When it comes to theories of mankind's origins, there's plenty of unintended irony in the lyrics of an old Tommy Boyce/Bobby Hart tune: "Hey, hey, we're the Monkees. People say we monkey around. But we're too busy singing, to put anybody down."
When Boyce and Hart penned the words to that infectious TV theme song for the pop group the Monkees, they had no idea that a few decades later, an article in the journal Nature would lend the words a degree of scientific legitimacy.
Biostatisticians and geneticists from Harvard and MIT now believe humans are a lot closer to monkeys in the family tree than Darwin and his intellectual heirs said they were. The theory they're pushing posits that the ancestors of modern humans and chimpanzees interbred 1.2 million years after splitting from a common ape-like ancestor.
Instead of going their own way, mankind's hairy progenitors on both sides of the evolutionary divide got together to make soulful music. If the theory is correct, it means that modern human beings are descended from some sort of chimp/human hybrid. It's a new concept and holds major implications for any understanding of what "humans" are.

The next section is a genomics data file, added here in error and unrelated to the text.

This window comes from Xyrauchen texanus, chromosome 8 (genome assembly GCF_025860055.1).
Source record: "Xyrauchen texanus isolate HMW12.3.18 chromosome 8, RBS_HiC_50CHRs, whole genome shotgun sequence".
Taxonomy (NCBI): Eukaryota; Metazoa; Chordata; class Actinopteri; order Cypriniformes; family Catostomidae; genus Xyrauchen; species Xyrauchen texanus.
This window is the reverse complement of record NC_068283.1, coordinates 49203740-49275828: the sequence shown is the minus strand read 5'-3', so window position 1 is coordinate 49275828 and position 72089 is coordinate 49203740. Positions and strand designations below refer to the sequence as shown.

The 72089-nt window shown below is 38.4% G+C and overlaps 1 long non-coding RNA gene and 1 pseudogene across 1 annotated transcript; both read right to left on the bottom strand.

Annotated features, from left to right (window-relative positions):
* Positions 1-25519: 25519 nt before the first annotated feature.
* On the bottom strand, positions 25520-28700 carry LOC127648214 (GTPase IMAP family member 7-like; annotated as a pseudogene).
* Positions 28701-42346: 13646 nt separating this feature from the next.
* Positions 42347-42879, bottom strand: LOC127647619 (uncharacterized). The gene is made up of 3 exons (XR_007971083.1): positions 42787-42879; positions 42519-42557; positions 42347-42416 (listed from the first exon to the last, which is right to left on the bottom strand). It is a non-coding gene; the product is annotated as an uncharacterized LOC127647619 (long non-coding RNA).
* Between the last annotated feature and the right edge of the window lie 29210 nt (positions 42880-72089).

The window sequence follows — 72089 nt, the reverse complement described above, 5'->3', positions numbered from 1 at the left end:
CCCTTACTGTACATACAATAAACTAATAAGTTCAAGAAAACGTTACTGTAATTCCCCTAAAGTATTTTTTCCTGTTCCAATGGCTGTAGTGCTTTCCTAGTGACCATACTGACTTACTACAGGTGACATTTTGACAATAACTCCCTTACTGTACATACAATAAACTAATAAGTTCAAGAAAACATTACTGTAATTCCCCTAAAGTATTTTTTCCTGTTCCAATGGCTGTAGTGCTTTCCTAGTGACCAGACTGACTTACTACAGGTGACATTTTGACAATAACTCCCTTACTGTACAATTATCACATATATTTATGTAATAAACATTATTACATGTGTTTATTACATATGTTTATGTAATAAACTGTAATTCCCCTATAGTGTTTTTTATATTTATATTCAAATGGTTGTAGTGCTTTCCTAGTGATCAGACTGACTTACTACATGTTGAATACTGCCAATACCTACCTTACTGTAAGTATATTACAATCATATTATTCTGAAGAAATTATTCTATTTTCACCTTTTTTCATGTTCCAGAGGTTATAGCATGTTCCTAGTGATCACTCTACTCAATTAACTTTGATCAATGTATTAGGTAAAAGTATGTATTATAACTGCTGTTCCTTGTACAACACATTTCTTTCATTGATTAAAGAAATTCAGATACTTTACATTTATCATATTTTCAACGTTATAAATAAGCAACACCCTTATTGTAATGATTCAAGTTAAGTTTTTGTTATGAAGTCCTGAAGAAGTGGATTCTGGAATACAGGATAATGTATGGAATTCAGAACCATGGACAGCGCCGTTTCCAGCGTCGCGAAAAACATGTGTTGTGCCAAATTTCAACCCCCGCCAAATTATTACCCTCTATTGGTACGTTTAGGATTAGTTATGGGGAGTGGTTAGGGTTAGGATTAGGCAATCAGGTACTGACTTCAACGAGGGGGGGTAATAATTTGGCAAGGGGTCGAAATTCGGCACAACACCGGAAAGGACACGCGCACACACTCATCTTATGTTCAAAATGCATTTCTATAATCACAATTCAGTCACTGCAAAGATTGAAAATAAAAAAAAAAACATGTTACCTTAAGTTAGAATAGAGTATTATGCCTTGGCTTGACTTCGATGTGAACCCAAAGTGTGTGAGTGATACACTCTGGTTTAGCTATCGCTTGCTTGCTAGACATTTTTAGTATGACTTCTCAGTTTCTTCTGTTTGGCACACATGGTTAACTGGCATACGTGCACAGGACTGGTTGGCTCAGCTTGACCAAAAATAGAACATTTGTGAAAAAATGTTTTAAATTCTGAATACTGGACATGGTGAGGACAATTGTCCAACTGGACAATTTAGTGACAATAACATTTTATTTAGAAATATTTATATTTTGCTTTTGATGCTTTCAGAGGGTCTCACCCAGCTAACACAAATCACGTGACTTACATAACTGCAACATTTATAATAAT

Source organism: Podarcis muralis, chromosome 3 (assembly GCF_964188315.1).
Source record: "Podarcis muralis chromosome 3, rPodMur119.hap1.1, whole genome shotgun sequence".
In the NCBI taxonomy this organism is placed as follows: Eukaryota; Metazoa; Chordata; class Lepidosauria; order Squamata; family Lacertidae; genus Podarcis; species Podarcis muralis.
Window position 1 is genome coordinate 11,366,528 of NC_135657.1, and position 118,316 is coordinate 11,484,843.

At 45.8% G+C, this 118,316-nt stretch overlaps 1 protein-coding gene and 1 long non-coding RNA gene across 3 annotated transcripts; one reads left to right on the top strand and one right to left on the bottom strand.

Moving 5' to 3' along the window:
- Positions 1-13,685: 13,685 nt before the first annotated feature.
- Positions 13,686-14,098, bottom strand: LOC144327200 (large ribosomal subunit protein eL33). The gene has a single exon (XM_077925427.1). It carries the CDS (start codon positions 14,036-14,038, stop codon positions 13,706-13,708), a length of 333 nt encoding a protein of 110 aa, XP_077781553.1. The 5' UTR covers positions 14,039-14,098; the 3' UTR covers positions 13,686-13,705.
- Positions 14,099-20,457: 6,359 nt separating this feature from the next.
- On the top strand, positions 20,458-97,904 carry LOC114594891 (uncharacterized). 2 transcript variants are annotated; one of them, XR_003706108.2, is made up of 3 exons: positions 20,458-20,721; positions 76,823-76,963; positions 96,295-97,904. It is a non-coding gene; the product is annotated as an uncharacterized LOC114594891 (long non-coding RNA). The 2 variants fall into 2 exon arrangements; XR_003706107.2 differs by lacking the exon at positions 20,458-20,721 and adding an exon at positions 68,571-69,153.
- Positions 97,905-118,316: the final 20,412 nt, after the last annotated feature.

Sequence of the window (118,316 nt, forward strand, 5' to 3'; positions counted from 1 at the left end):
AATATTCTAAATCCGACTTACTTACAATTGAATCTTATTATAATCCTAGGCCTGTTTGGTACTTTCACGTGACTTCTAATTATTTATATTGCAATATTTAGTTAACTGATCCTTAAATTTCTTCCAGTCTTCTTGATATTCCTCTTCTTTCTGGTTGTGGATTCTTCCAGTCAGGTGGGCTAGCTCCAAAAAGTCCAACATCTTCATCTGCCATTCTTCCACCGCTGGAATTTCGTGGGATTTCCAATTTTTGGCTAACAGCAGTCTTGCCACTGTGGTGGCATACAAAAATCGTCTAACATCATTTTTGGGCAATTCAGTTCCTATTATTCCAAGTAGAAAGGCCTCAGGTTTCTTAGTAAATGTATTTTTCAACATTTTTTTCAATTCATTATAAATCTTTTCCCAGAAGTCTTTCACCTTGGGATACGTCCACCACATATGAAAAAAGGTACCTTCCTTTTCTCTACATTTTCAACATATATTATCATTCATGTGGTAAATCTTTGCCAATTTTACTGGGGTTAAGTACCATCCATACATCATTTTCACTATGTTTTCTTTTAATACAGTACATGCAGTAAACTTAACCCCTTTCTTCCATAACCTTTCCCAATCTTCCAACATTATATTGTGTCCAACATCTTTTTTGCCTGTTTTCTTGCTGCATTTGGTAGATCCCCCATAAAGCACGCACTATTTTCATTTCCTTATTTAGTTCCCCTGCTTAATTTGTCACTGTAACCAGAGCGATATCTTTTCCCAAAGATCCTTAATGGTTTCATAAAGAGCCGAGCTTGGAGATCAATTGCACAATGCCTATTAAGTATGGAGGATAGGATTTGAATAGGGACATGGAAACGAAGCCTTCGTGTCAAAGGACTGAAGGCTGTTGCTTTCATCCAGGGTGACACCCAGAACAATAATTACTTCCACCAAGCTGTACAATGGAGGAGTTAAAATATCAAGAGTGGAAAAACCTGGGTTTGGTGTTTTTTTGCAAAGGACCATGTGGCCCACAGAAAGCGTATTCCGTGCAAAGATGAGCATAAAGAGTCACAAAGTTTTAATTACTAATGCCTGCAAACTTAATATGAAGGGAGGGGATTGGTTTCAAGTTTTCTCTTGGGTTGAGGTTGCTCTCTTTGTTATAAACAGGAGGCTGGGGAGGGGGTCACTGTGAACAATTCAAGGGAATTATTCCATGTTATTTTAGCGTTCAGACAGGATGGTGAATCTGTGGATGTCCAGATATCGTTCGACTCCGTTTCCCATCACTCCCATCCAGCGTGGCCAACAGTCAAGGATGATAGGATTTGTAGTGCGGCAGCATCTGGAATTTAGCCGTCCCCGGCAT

Older fossils previously identified as human will have to be reclassified, throwing much of what science thought it knew about early man out the window. Humans may be a lot younger than previously believed, but they're still far older than the timetable allowed by literal interpretations of Genesis.
After last year's Pennsylvania court case that focused nationwide attention on the debate over the version of creationism called "intelligent design," new theories of human origins are once again emerging from the frontiers of evolutionary science. Let our God-given intelligence pursue the scientific exploration.
If in chasing our ancestors' footprints across the sands of time we come across a paw or two, so be it. That's just a part of who we are as a species. It's not the whole measure of a man.